Photo: Rebecca Weaver/MSH
This issue highlights community health and community health workers, and presents a glimpse of MSH's work at the community level, in partnership with national ministries of health, civil society organizations, the private sector, and more.
The community is the center of the health system in developing countries.
Throughout sub-Saharan Africa, community health workers, often volunteers, represent the foundation of the health system, addressing priority health areas ranging from maternal and newborn health to family planning and infection prevention. The community health worker (known by different names in different countries) is the fundamental frontline promoter, provider of services and medicines (through integrated community case management), and the one who refers and links beneficiaries with more complex health needs to facilities. Not only do community health workers extend access to health services for the underserved and those living in hard-to-reach or conflict-ridden areas, they help countries accelerate certain health outcomes and achieve the Sustainable Development Goals and related targets for universal health coverage.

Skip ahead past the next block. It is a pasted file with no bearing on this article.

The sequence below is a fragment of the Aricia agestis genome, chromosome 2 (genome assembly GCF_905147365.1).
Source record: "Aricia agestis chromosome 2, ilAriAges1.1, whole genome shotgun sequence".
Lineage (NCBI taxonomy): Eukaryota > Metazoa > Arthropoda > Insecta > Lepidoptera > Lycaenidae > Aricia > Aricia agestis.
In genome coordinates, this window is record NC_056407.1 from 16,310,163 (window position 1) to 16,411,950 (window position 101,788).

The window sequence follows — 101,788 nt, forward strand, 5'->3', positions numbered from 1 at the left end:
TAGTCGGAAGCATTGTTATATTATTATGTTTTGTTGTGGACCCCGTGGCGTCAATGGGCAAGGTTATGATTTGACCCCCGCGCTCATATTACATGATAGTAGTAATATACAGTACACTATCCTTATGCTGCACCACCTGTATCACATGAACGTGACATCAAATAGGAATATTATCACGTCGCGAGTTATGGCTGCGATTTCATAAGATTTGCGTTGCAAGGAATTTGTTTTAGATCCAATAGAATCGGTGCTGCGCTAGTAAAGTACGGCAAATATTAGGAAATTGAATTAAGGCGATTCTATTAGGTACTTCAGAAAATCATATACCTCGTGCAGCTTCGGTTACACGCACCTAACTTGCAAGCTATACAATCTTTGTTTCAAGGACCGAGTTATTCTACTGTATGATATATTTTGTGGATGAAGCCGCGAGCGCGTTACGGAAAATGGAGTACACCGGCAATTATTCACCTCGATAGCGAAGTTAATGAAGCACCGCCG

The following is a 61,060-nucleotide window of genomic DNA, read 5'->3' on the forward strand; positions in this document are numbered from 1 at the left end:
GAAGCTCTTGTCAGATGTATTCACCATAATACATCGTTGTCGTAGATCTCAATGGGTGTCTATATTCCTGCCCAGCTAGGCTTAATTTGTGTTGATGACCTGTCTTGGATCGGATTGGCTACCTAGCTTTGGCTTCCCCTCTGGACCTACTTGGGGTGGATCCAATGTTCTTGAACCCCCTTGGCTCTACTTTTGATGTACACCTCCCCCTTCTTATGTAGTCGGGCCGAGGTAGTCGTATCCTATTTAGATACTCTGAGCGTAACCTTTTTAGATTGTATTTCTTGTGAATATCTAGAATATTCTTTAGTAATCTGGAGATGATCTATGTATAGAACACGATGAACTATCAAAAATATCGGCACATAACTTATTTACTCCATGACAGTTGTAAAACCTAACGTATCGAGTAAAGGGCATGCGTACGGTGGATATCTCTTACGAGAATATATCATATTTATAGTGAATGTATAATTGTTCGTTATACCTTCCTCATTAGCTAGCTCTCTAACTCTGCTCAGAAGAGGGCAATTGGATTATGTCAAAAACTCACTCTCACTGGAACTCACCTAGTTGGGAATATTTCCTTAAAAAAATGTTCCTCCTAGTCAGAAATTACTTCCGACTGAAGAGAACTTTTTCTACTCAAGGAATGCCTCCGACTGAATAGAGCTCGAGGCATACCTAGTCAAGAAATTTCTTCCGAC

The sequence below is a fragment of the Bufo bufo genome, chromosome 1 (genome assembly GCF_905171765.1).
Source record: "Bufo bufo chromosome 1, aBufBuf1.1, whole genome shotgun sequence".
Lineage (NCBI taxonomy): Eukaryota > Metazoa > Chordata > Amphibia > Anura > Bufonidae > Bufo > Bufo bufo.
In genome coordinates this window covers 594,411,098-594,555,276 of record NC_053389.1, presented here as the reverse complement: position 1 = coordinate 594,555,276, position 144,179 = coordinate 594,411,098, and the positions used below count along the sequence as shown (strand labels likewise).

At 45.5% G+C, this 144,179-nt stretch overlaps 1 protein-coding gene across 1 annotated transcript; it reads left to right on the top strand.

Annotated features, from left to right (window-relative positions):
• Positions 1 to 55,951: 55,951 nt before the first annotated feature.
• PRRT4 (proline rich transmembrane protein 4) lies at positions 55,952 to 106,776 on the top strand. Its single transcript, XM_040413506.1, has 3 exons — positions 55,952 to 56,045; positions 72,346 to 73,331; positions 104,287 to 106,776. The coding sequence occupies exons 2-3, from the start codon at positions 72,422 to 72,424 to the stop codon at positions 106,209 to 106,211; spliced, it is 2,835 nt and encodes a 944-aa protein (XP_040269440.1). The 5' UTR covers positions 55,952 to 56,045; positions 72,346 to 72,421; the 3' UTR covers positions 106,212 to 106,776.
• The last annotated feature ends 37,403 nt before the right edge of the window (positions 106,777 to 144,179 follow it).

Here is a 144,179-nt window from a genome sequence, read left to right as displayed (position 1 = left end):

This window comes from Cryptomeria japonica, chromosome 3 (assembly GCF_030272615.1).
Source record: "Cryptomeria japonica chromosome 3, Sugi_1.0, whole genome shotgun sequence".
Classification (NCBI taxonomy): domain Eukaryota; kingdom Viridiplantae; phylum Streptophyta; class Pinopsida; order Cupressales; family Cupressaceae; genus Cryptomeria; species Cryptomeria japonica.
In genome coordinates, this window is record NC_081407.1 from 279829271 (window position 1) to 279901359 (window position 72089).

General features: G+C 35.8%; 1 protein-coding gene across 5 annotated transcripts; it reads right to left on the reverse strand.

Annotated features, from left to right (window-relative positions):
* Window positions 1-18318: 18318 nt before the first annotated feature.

But community health workers cannot be successful in achieving these health outcomes alone: Successful service delivery and effective human resources for health require that other aspects of the health system are bolstered and well-functioning.
Are you working at the community level? How is your country responding to these challenges? Read and comment on these stories on MSH.org